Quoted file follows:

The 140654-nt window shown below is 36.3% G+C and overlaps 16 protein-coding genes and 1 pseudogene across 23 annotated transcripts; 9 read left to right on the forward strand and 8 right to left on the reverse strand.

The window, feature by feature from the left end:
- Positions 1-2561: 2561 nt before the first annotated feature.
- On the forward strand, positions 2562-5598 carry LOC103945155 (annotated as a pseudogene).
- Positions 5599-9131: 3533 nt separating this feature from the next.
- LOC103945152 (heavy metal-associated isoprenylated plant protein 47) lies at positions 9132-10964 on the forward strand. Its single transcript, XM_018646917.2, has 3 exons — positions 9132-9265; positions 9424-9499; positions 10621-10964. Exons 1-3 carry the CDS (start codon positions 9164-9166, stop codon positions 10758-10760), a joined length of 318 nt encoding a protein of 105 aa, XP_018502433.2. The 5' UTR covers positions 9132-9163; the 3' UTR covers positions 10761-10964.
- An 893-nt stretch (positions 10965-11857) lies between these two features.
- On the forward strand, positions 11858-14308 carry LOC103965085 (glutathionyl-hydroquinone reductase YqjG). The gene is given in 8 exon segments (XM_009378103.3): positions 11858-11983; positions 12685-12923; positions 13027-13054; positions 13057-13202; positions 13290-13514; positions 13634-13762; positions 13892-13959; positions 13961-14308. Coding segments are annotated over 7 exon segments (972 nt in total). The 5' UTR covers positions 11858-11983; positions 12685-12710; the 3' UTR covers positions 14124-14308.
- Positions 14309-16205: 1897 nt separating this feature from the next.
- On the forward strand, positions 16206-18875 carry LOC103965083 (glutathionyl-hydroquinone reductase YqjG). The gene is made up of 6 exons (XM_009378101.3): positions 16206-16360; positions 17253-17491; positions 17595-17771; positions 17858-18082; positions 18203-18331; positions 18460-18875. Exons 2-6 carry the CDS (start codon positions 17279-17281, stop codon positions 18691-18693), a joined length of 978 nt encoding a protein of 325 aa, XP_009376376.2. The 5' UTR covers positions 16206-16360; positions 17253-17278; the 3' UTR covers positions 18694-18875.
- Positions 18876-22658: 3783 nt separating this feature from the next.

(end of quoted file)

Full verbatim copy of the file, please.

The 140654-nt window shown below is 36.3% G+C and overlaps 16 protein-coding genes and 1 pseudogene across 23 annotated transcripts; 9 read left to right on the forward strand and 8 right to left on the reverse strand.

The window, feature by feature from the left end:
- Positions 1-2561: 2561 nt before the first annotated feature.
- On the forward strand, positions 2562-5598 carry LOC103945155 (annotated as a pseudogene).
- Positions 5599-9131: 3533 nt separating this feature from the next.
- LOC103945152 (heavy metal-associated isoprenylated plant protein 47) lies at positions 9132-10964 on the forward strand. Its single transcript, XM_018646917.2, has 3 exons — positions 9132-9265; positions 9424-9499; positions 10621-10964. Exons 1-3 carry the CDS (start codon positions 9164-9166, stop codon positions 10758-10760), a joined length of 318 nt encoding a protein of 105 aa, XP_018502433.2. The 5' UTR covers positions 9132-9163; the 3' UTR covers positions 10761-10964.
- An 893-nt stretch (positions 10965-11857) lies between these two features.
- On the forward strand, positions 11858-14308 carry LOC103965085 (glutathionyl-hydroquinone reductase YqjG). The gene is given in 8 exon segments (XM_009378103.3): positions 11858-11983; positions 12685-12923; positions 13027-13054; positions 13057-13202; positions 13290-13514; positions 13634-13762; positions 13892-13959; positions 13961-14308. Coding segments are annotated over 7 exon segments (972 nt in total). The 5' UTR covers positions 11858-11983; positions 12685-12710; the 3' UTR covers positions 14124-14308.
- Positions 14309-16205: 1897 nt separating this feature from the next.
- On the forward strand, positions 16206-18875 carry LOC103965083 (glutathionyl-hydroquinone reductase YqjG). The gene is made up of 6 exons (XM_009378101.3): positions 16206-16360; positions 17253-17491; positions 17595-17771; positions 17858-18082; positions 18203-18331; positions 18460-18875. Exons 2-6 carry the CDS (start codon positions 17279-17281, stop codon positions 18691-18693), a joined length of 978 nt encoding a protein of 325 aa, XP_009376376.2. The 5' UTR covers positions 16206-16360; positions 17253-17278; the 3' UTR covers positions 18694-18875.
- Positions 18876-22658: 3783 nt separating this feature from the next.